Lyoto Machida: The UFC’s Karate Kid By Jim Genia (Oct 19, 2009) DoghouseBoxing
If the early UFCs taught us anything, it was that mastery of karate counted for nothing in determining a fighter’s likelihood for success. In fact, those who relied on karate to keep them out of trouble until they could land that one “deadly” reverse punch like Japanese champ Minoki Ichihara, Kenpo stylist Keith Hackney or Goju-ryu practitioner Harold Howard were more often than not simply toast when the cage door shut. No, success lay with those proficient in grappling and, later on, with those proficient in both grappling and either boxing or kickboxing. Karate became the punchline for a joke that included starched uniforms, colored belts, and rigid choreographed routines with no relevance whatsoever to an actual fight.
Thanks to UFC light-heavyweight champion Lyoto Machida, no one’s laughing anymore.
Sporting an unblemished 16-0 record, including five wins by knockout, “The Dragon” has emerged as a seemingly unstoppable force in the 205-pound weight division, convincingly defeating the likes of Rich Franklin, Tito Ortiz and “The Ultimate Fighter” winner Rashad Evans en route to securing the belt. The secret to the Brazilian-born fighter’s winning ways: Shotokan Karate, which has made Machida into a highly-unorthodox striker capable of sniping from a distance, landing deadly-accurate counter-punches and unleashing lethal flurries from inside. Thus far in his Octagon career, Machida has yet to lose a single round on the judges’ scorecards. For those who’d written karate off as useless in mixed martial arts, the joke’s now on them.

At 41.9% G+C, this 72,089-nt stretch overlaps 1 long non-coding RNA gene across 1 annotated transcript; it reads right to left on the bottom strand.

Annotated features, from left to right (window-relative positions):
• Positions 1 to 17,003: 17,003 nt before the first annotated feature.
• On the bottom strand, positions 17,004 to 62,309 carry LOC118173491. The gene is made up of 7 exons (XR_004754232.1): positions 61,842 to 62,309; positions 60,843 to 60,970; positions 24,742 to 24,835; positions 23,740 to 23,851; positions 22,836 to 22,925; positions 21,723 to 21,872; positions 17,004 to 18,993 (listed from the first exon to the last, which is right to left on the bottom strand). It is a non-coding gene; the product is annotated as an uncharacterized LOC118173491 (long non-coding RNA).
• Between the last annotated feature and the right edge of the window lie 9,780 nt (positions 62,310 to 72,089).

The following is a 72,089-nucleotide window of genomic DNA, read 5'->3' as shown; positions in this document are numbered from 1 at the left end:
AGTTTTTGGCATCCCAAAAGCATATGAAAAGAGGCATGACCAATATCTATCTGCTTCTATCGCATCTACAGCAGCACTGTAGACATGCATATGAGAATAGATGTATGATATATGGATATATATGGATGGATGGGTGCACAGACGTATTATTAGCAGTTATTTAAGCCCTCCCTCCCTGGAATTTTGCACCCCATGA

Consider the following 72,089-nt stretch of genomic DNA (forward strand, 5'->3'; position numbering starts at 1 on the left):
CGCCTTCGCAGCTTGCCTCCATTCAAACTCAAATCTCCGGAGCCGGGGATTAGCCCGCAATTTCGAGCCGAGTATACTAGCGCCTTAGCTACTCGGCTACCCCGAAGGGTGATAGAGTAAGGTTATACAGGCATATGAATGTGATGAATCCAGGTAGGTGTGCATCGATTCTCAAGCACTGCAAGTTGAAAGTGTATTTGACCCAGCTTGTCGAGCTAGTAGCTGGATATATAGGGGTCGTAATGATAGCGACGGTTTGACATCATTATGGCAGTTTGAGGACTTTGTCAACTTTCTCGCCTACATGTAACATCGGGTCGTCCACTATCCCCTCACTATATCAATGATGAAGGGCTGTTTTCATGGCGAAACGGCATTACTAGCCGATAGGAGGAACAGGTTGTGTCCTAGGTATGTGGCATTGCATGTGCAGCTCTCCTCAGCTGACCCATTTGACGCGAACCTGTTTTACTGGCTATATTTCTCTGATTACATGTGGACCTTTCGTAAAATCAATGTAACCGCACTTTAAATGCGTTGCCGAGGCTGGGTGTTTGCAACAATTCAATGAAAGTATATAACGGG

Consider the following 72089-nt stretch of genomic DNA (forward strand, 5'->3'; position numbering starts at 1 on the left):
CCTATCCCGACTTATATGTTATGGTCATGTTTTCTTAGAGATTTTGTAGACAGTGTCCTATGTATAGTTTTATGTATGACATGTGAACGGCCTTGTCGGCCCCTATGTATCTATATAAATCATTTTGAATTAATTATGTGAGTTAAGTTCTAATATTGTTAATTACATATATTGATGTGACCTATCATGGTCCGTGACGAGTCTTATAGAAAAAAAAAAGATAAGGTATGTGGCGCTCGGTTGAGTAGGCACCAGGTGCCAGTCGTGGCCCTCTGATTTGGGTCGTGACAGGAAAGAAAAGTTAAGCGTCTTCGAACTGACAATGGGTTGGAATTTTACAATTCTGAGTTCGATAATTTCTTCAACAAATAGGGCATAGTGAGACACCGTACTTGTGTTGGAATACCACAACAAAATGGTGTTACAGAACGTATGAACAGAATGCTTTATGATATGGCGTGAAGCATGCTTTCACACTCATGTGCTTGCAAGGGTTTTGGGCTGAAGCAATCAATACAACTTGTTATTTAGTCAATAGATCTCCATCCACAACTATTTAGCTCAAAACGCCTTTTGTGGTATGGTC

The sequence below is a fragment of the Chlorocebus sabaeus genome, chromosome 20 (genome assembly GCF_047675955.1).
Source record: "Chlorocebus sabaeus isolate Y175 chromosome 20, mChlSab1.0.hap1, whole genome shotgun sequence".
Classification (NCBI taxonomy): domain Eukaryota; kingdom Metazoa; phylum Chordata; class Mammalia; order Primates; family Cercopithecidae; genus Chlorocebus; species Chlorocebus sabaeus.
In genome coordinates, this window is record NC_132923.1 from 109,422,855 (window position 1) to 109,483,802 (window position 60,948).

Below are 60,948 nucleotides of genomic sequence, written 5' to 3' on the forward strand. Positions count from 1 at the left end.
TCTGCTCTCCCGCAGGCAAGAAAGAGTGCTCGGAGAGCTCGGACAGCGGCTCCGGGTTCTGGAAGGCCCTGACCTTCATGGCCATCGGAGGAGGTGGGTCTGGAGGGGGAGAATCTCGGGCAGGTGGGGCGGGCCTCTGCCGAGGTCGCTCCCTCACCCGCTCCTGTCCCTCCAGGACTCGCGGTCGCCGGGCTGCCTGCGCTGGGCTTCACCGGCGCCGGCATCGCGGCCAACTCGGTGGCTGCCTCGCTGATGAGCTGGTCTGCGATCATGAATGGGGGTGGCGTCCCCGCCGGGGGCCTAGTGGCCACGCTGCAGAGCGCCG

At UFC 104, slated for Saturday, October 24 on pay-per-view, the UFC’s “Karate Kid” is set to defend his title against fellow Brazilian Mauricio “Shogun” Rua, a devastating Muay Thai specialist (like Machida, Shogun also possesses a black belt in jiu-jitsu) who knocked out Chuck Liddell in his last Octagon outing. Who will win when karate and Muay Thai kickboxing square off? Years ago, the answer to that question was an easy one. Now, not so much.